By Sam Slatcher, City of Sanctuary North East Regional Coordinator.
The first City of Sanctuary North East Regional Gathering took place in Durham on Saturday 27th October, bringing together fifty volunteers, activists and refugees and sanctuary seekers across the region.
Susan Frenk, chair of Durham City of Sanctuary who hosted the event, gave a warm welcome reminding everyone of how important it is that we are communities who are active in supporting refugees and asylum seekers. In increasingly challenging times, it is all the more important that we nourish and support one another, working together to create spaces where asylum seekers and refugee can belong without fear.
The gathering was a reminder of how important links are across the region, with each group commenting on how crucial it is to know what goes on in other areas. This was noted both as an inspiration to encourage new ideas, but also to be aware of where other groups may require further support. In cases where individuals seeking sanctuary have been relocated form one area to another, having strong links across the network will ensure no one falls through the supportive network City of Sanctuary should sustain.
The gathering began with the following updates from across the region:
Durham City of Sanctuary have been actively supporting Syrian families who have arrived in Co. Durham over the past 2 years. For every new family who arrives, Durham City of Sanctuary offer gift bags that include essential items to help refugees settle into the area. The group include family workers, volunteer interpreters, as well as volunteers who support conversation classes, cultural exchange trips as well as hosting celebration events with lots of food! Projects such as Stories of Sanctuary, a songwriting project, and Digital Voices, a social enterprise that encourages storytelling through digital technology.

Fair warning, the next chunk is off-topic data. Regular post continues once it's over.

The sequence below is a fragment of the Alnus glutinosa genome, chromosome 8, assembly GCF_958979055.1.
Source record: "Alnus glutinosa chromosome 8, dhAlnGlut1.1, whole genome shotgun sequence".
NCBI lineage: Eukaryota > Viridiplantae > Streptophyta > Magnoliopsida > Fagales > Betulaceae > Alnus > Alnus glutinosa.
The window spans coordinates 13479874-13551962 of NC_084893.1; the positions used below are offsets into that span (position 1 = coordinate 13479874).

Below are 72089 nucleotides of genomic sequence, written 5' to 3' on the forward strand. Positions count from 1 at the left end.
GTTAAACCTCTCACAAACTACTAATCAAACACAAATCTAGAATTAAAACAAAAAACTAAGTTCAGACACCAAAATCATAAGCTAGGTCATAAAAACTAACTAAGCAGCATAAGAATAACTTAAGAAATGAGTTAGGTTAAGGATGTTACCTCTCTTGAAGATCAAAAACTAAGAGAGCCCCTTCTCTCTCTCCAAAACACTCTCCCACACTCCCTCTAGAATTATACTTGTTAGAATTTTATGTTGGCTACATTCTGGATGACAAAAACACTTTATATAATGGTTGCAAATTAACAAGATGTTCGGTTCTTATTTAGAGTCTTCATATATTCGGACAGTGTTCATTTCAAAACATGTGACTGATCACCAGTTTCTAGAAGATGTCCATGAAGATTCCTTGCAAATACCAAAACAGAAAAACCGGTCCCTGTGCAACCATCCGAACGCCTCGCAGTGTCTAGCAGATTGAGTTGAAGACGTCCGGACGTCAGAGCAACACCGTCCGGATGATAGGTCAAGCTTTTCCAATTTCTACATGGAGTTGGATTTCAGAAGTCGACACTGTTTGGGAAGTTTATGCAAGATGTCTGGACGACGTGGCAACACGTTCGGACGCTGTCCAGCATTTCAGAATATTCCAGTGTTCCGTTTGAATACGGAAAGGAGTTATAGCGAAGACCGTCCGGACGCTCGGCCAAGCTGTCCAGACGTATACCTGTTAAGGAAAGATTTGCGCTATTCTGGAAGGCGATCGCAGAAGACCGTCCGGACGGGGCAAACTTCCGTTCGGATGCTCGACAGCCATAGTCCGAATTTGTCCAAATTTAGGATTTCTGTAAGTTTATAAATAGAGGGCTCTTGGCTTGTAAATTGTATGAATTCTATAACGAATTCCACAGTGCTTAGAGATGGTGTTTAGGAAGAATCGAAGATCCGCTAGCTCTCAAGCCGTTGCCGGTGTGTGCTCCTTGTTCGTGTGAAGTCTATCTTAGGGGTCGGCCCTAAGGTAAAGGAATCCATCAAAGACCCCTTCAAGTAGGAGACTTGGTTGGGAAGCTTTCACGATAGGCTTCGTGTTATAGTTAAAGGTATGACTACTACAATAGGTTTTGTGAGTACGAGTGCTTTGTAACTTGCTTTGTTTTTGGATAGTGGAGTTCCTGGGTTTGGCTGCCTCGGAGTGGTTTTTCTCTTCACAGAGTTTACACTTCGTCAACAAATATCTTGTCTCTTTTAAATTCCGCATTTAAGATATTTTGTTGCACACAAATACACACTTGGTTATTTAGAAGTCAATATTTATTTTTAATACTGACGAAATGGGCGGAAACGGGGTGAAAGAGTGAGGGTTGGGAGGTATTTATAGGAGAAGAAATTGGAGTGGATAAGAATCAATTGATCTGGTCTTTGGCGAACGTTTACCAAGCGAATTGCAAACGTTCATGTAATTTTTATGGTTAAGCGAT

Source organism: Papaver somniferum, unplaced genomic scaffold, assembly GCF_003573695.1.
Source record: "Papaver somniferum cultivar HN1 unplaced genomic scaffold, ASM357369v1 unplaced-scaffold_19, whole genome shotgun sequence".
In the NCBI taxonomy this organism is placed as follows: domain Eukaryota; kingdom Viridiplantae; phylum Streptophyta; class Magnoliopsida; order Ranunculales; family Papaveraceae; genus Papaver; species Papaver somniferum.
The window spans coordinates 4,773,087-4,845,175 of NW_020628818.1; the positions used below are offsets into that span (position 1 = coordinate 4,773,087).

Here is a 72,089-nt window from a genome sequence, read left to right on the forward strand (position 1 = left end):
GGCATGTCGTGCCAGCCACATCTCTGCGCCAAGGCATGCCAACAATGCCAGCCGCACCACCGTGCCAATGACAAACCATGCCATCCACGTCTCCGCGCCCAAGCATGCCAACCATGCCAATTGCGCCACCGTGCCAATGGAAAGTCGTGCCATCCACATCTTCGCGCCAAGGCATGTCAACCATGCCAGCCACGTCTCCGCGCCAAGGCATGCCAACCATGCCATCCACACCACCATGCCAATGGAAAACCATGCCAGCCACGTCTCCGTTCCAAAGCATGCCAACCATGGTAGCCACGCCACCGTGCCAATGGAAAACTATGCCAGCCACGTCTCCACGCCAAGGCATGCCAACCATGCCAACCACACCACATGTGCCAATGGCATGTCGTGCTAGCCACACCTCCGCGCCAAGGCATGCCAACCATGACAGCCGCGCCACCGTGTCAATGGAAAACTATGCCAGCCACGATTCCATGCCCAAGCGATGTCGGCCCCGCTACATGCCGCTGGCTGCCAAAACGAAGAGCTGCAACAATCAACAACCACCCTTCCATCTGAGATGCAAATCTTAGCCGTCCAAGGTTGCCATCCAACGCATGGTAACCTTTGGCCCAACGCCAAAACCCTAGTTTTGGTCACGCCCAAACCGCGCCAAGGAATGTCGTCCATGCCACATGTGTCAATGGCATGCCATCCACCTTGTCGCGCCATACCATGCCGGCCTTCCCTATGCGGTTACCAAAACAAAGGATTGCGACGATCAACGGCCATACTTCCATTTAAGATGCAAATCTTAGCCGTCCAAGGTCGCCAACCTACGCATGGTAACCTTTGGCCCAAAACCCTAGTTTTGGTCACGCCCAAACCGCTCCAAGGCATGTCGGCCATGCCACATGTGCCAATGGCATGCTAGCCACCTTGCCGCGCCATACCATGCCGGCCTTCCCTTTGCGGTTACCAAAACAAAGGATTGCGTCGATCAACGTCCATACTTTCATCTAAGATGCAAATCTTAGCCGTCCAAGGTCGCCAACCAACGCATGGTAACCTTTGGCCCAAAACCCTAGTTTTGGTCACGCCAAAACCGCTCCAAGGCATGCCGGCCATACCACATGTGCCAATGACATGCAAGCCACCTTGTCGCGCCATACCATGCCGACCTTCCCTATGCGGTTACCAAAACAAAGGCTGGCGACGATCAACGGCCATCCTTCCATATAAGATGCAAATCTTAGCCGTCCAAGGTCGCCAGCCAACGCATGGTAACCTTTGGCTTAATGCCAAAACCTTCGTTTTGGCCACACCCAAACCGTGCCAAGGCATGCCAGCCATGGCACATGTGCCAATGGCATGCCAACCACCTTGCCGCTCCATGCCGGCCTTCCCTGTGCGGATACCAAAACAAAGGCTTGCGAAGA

Northumberland County of Sanctuary are a dynamic group of volunteers, asylum seekers and refugees who work with over 110 asylum seekers, with 28 who have been granted Leave to Remain. The group consists of people who have arrived in the county from countries including Iran, Gambia, Eritrea, Russia, Sudan and Syria. Their activities include a women’s craft group and a Meet & Eat gathering once a month to taste different food dishes. The group also put on English classes, with access to NHS health support and legal support from The Red Cross.
Tees Valley of Sanctuary bring together people working in Stockton, Middlesbrough, Redcar, Hartlepool and Darlington. The group primarily work with asylum seekers in Stockton and Middlesbrough and have begun to support Syrian families who have been settled to Hartlepool, Redcar and Darlington. Tees Valley of Sanctuary (TVoS) concentrate efforts on welcoming asylum seekers (especially where service provision is limited), champion Schools of Sanctuary (with 6 set up) and have an Arrivals Practice dedicated to refugees and asylum seekers. TVoS also host the multi-agency working groups across Tees Valley.